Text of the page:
Rampant waters, wrath over the fields
of naked cereals, vibration of the earth
unsettled day, fermenting night, remember
inside the tormented river crossing
the old market town over the bridge
the walls of the fortress with still
some future in them, a flutter in time
clinging to the odd tourist who dares
a Walkyrie of branches and leaves
in the galloping wind of a dream
de Mariana Zavati Gardner
Summer Exhibition 2013
She sat there, arms folded facing the reality
of 3D prints, Perspex, wood, paper, brass, acrylic,
plastic, fibre optics, plywood, cast concrete, timber veneer, etc.
She was trying to make sense of the techniques
before she could rightly say ‘I can do better than this’
She felt like walking on stilts, something was not making sense
That year’s summer exhibition was like the beginning,
the middle and the end of a swarm of insects left
to their own devices, close to a spider’s web
It just did not make sense in her multilingual head
of extraordinary talents – she was drifting in her conversation
with the works of art that felt painted by numbers
She stood there munching the statements of the works
listed in the catalogue that she got as she entered
the rooms plastered with fragments of meanings
-Rodica, darling, do not go through my pockets again.
-No daddy, I never do that! And she crosses her legs and her fingers behind her back.
-As you say darling! And no hoards of children in the garden.
-No daddy! And she crosses her legs and fingers once again.
-You’re indulging her dear. All those sweets you keep bringing her. Utters his wife as she is painting her long polished nails.
He kisses her in passing, hugs darling Rodica and ruffles Dorin’s hair, who never gets any attention as he is still at kindergarten.
It is scorching hot and the tarmac is melting under the shoes.
Rodica and Dorin are perched on the top of their fence, in the hope of finding other children to play. They can see the neighbours’ children walk towards them. They start waving. Rodica runs into the kitchen, picks up the key and opens the gate to let them in.
“Come in! Mum does not mind! She is painting her nails!” The children walk into the yard as a fluffy dog starts barking straight on cue.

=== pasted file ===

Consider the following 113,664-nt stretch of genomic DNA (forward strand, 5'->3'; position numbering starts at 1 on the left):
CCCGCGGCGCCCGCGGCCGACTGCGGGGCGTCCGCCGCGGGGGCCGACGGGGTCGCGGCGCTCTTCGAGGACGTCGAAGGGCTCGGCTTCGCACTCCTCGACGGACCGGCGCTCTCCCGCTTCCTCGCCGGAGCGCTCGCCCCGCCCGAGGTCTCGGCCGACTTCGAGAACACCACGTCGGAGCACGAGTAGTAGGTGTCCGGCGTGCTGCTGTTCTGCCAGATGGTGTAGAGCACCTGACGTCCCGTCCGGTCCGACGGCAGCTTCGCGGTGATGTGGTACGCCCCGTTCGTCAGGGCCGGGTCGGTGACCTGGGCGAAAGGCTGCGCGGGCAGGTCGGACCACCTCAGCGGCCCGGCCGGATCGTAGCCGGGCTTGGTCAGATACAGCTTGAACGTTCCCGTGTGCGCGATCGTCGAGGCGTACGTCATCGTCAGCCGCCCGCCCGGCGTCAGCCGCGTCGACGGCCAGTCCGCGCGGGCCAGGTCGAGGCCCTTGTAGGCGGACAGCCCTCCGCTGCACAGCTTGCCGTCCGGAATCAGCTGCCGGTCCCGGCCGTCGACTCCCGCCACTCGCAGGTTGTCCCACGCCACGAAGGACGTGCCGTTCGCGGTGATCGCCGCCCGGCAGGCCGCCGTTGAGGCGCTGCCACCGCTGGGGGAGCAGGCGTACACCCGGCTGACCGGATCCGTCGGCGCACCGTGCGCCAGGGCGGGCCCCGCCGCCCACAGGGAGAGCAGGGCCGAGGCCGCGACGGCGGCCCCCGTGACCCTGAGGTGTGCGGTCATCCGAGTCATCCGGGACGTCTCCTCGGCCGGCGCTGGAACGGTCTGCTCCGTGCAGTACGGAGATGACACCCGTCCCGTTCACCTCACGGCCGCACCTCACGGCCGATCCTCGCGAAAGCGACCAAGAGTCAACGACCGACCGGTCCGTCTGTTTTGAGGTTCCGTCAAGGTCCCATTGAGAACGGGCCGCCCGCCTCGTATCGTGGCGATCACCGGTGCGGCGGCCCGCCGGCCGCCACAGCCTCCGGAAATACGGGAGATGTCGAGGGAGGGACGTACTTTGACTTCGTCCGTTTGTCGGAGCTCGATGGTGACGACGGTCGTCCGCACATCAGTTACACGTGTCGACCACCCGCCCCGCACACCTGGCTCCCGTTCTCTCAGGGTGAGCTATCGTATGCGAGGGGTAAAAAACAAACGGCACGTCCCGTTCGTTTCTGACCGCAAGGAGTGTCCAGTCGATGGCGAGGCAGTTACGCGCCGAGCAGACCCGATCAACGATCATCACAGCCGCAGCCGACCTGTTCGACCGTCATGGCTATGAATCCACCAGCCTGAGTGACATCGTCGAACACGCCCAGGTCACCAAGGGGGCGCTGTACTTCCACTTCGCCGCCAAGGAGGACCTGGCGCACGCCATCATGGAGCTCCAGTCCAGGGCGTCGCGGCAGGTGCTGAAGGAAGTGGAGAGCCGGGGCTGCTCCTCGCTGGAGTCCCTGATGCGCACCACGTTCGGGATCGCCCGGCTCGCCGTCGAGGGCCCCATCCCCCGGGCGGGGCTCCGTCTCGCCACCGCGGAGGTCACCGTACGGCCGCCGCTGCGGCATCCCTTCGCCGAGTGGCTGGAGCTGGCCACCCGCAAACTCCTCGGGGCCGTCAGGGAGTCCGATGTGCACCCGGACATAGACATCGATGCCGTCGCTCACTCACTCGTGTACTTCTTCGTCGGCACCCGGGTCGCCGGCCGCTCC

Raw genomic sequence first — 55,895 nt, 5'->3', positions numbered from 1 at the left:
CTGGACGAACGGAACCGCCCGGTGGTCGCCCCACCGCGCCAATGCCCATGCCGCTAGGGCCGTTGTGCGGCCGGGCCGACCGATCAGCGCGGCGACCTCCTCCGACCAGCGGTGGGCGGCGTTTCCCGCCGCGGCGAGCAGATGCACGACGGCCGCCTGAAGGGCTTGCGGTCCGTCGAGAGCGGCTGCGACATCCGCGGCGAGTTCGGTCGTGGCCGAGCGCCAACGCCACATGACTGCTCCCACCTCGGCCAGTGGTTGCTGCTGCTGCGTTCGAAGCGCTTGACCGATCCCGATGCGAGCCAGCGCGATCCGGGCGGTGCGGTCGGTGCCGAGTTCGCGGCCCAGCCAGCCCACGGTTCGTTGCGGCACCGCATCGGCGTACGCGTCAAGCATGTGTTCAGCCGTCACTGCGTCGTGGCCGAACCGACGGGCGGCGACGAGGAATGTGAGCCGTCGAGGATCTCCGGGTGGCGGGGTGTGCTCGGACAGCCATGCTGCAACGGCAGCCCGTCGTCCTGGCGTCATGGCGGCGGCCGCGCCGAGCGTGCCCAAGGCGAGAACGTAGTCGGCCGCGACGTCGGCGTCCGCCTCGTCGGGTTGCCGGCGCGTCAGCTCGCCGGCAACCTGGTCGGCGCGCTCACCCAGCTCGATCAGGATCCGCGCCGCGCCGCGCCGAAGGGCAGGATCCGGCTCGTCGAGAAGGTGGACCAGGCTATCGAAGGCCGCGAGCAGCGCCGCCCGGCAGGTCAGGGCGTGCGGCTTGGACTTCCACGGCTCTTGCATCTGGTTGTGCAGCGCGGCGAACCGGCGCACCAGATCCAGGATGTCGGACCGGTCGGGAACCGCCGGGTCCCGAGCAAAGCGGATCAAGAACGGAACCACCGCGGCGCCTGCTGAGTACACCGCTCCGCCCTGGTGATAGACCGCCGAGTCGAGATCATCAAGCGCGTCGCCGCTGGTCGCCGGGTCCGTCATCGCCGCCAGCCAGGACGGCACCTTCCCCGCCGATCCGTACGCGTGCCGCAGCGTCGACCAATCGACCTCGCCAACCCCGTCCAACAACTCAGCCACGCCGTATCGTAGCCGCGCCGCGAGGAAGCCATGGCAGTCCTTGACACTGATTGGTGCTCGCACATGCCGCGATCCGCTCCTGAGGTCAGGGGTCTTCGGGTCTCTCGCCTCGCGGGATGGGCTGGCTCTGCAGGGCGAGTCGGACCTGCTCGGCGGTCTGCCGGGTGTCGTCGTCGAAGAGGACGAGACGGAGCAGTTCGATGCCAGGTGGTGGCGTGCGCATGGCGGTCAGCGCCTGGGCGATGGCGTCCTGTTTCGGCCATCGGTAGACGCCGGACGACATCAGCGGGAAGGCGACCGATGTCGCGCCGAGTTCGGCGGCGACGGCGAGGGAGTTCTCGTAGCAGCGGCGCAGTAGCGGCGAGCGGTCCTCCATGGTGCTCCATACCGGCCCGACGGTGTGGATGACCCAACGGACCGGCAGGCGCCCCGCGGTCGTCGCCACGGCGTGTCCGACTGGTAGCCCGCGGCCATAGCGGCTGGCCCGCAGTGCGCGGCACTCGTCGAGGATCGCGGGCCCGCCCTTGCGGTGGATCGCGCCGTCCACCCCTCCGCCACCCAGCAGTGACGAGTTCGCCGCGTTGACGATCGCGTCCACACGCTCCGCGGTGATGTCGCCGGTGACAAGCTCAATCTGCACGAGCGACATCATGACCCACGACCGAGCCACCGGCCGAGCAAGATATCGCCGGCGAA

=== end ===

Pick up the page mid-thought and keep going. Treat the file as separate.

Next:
“Pay no attention. It doesn’t bite!” Rodica shakes her new dress as she walks along the path.
“I can give you some sweets!” she says smiling with both mouth and eyes.
“Daddy always brings some for me, every day!” she says salivating.
They enter through the open living-room door.
“Who are you with, darlings?”
“Just the children from next-door, mummy!” says Dorin.
“What shall we play? But first, let’s get some sweets. Then we can play in the barn!’
Rodica leaves the room and rummages in the usual place inside the sideboard. Nothing. She goes into the hall where her father hangs his coats.
“Rodica, you mustn’t go through daddy’s coats! He said you must not! I’ll tell of you!” says Dorin with a worried face.
Rodica comes back into the room. She is waving a small brown bag.
“There are only two sweets. How are we going to share them?
Lucia looks at them, and makes a gesture with her mouth,
“They look like medicine tablets,”
Her younger brother, Relu who is checking his nose with his fingers, mumbles:
“I don’t like these sweets!”
Costel, the violin player, who is full of himself as his uncle is a philharmonic director in the capital spares a glance,
“I don’t like their colour!”
Maruca moves her nose up and down,
“I like only chocolate bonbons!”
Dorin, who is scared of his father utters forcefully,
“I am not touching them! Daddy said we must not go through his pockets!” With a glowing face, Rodica stuffs both sweets into her mouth full of expectation. Her face goes funny, as if she were biting from a lemon. She spits out only one of them as the other one has already gone down her throat.
“They taste disgusting!”
“I told you, haven’t I?
The children look at each other. They are bored. Throats parched and rumbling tums. They walk home.
The sky is a burning blue mirror and the gardens bombard the air with a smell of rotting lilies.
Maruca runs up the grand stairs of the house with the Italian façade and through the heavy oak doors, and passed the entrance hall, she collapses on a kitchen chair.
“Wash your hands and try some aubergine and char grilled pepper salad.
“Scrumptious, grandma!” she says after she gobbles up a whole glass of water!
Outside, one can hear the siren of an ambulance.
“I wonder who has been taken ill!” Says grandma, but Maruca takes a bite from grandma’s salad
“Grandma, it’s very good!” and the morning disappears from her mind.
de Mariana Zavati Gardner 10/30/2013